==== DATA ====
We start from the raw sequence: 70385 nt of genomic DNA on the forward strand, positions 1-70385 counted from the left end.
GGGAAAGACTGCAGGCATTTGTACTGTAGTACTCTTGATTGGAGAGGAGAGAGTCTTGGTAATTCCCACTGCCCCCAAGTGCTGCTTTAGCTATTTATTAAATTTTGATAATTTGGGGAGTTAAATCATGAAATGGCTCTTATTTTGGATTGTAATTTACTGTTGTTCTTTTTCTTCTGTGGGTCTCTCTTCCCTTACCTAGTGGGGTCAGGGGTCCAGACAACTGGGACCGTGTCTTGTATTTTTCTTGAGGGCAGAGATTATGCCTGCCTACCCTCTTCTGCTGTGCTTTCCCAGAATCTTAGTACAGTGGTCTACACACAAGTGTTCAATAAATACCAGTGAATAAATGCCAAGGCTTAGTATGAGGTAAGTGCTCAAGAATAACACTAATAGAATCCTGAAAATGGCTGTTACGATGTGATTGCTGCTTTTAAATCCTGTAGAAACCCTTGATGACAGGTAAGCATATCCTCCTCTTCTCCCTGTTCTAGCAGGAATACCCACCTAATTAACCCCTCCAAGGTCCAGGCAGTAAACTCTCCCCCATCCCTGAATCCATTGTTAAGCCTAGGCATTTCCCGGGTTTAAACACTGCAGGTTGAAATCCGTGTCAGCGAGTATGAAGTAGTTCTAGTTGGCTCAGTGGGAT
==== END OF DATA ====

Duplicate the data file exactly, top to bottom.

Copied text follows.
We start from the raw sequence: 70385 nt of genomic DNA on the forward strand, positions 1-70385 counted from the left end.
GGGAAAGACTGCAGGCATTTGTACTGTAGTACTCTTGATTGGAGAGGAGAGAGTCTTGGTAATTCCCACTGCCCCCAAGTGCTGCTTTAGCTATTTATTAAATTTTGATAATTTGGGGAGTTAAATCATGAAATGGCTCTTATTTTGGATTGTAATTTACTGTTGTTCTTTTTCTTCTGTGGGTCTCTCTTCCCTTACCTAGTGGGGTCAGGGGTCCAGACAACTGGGACCGTGTCTTGTATTTTTCTTGAGGGCAGAGATTATGCCTGCCTACCCTCTTCTGCTGTGCTTTCCCAGAATCTTAGTACAGTGGTCTACACACAAGTGTTCAATAAATACCAGTGAATAAATGCCAAGGCTTAGTATGAGGTAAGTGCTCAAGAATAACACTAATAGAATCCTGAAAATGGCTGTTACGATGTGATTGCTGCTTTTAAATCCTGTAGAAACCCTTGATGACAGGTAAGCATATCCTCCTCTTCTCCCTGTTCTAGCAGGAATACCCACCTAATTAACCCCTCCAAGGTCCAGGCAGTAAACTCTCCCCCATCCCTGAATCCATTGTTAAGCCTAGGCATTTCCCGGGTTTAAACACTGCAGGTTGAAATCCGTGTCAGCGAGTATGAAGTAGTTCTAGTTGGCTCAGTGGGAT